Patient intubation isn’t exactly a sexy topic. Yet, like anything else we do, there are correct and incorrect ways to perform it. Depending on how it’s handled, an endotracheal tube (ETT) can save a life, lead to complications, or kill a patient. Here are 10 critical points to keep in mind.
Not all tubes are made the same, so it is important to order and use what makes the most sense for your patients. ETTs are made from three main materials: silicone, polyvinyl chloride (PVC), and red rubber.
Despite their higher price, silicone tubes are a great option because they are softer, allowing them to conform more easily to the patient’s anatomy. Being softer, however, is also a disadvantage, as it may make intubation more difficult. Silicone tubes tend to bend during placement and a stylet may be required. Make sure the stylet doesn’t stick out of the tube, as it could lacerate the trachea.
PVC tubes are more rigid, so they are easier to place, but they don’t conform to the trachea as well as their silicone counterparts. However, once the tube is inside the patient, his or her body temperature softens the PVC, allowing it to bend more easily.
Red rubber ETTs have somewhat fallen out of favor given their disadvantages: they can harden over time, they tend to kink, and they do not soften at body temperature and, therefore, do not conform well to the trachea. Further, their color prevents seeing an obstruction by mucus or a blood clot.
The tube itself consists of different parts. There is a bevel at the patient end, which helps insert the tube between the arytenoid folds. The “Murphy eye” is an opening near the beveled end of some tubes, providing an additional pathway for air, should the end of the tube become occluded.
The cuff creates a seal against the trachea, which prevents anesthetic gas from escaping and hopefully avoids aspiration. The pilot balloon gives you an indication of how much the cuff is inflated.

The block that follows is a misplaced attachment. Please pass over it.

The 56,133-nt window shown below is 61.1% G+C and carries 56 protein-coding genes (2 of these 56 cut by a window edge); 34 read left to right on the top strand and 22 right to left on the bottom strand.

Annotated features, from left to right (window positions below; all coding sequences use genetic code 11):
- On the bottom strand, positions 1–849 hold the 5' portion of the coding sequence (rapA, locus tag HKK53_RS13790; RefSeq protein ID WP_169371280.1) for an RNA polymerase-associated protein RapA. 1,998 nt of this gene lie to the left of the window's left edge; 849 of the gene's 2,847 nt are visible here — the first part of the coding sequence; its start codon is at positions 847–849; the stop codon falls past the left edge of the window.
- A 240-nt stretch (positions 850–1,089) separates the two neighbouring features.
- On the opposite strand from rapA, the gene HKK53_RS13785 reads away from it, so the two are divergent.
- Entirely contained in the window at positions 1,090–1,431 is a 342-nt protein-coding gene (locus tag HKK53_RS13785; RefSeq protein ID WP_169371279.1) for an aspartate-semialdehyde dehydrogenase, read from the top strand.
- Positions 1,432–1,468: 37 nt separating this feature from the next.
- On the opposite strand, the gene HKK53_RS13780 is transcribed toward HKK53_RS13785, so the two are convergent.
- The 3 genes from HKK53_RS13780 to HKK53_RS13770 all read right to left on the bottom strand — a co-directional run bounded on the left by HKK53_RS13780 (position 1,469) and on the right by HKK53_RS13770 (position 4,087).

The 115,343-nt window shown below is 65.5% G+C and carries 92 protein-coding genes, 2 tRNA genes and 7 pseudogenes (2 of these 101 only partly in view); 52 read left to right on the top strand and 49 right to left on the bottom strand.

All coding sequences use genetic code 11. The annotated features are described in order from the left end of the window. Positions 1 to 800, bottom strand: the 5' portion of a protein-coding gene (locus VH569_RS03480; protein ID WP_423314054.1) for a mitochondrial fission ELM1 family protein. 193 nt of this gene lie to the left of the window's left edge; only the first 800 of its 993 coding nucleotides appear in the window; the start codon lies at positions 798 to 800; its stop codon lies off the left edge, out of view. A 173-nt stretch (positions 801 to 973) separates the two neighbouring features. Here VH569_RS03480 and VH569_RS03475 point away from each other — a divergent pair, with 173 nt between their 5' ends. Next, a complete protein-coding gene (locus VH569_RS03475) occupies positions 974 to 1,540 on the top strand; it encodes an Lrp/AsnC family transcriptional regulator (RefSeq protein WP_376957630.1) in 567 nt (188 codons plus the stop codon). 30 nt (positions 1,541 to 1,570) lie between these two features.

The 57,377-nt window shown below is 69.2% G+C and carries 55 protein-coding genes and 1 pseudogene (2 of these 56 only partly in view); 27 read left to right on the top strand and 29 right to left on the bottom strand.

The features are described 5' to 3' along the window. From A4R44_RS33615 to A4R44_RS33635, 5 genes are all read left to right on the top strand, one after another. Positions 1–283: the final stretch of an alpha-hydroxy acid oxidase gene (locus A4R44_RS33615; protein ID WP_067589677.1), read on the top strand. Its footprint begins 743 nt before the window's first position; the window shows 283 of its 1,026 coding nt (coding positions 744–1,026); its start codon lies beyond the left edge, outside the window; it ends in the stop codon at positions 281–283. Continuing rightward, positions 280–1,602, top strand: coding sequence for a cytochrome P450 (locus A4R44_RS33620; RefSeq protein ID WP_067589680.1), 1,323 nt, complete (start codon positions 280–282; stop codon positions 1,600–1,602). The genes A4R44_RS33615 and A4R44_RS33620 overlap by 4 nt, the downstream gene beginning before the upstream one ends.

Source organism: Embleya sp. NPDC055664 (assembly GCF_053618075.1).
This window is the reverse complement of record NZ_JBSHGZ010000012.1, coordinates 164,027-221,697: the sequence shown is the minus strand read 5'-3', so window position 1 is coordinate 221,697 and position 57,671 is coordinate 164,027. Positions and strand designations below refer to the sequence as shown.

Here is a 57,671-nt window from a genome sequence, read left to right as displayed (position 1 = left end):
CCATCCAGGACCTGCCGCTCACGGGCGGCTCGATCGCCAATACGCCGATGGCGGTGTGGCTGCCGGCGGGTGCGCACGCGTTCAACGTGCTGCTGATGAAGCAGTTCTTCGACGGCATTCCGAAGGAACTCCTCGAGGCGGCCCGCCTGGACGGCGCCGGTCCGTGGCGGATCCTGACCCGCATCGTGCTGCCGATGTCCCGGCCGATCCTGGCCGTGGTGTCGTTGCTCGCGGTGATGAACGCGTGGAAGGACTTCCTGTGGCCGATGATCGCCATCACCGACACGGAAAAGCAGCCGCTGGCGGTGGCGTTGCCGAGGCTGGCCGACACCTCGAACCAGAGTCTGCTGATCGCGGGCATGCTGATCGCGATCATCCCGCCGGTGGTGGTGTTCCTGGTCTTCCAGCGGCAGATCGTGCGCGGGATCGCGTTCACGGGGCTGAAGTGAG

It is very important to understand the two different types of cuffs:
- high-pressure, low-volume; and
- low-pressure, high-volume.
You can tell the difference between the two because the low-pressure, high-volume cuffs are wrinkly when deflated, giving them a higher surface area when inflated. In contrast, a high-pressure, low-volume cuff sits flush against the tube when deflated. Once inflated, it has a smaller surface area. There are advantages and disadvantages to both.
Low-pressure, high-volume cuffs can have folds between the cuff and the trachea, increasing the risk of aspiration in the event of regurgitation. Lubrication helps create a seal, which should decrease the risk of regurgitation.
High-pressure, low-volume cuffs may provide greater protection against aspiration. However, because there is less surface area, the pressure is greater at the areas of contact. There is increased risk of tracheal irritation, tear, necrosis, or stricture when these tubes are used for long surgical or dental procedures. One option is to periodically deflate the cuff, move the tube, and reinflate the cuff to protect the same area from pressure necrosis.
To be fair, although these risks are smaller with the low-pressure, high-volume cuffs, complications can arise when the cuff is overinflated.
DO YOU KNOW HOW TO LUBE?
|The following applies to large, wrinkly, low-pressure, high-volume cuffs:
The cuff should be lubricated2 to help facilitate intubation, reduce trauma to tissues, and improve the cuff’s seal (See the info box above).
There are tables that help you choose the size of the tube based on the patient’s weight. This can be misleading. Choose the correct tube size based on your patient’s airway size, not their weight.
A 20-lb. beagle with a perfect body condition score (BCS) and an obese 50-lb. beagle have the same tracheal size, despite their weight difference. Brachycephalic patients have a notoriously smaller trachea than expected. Palpate the trachea to determine its size. Since this is a bit subjective, prepare one size above and one size under what you think is appropriate for your patient.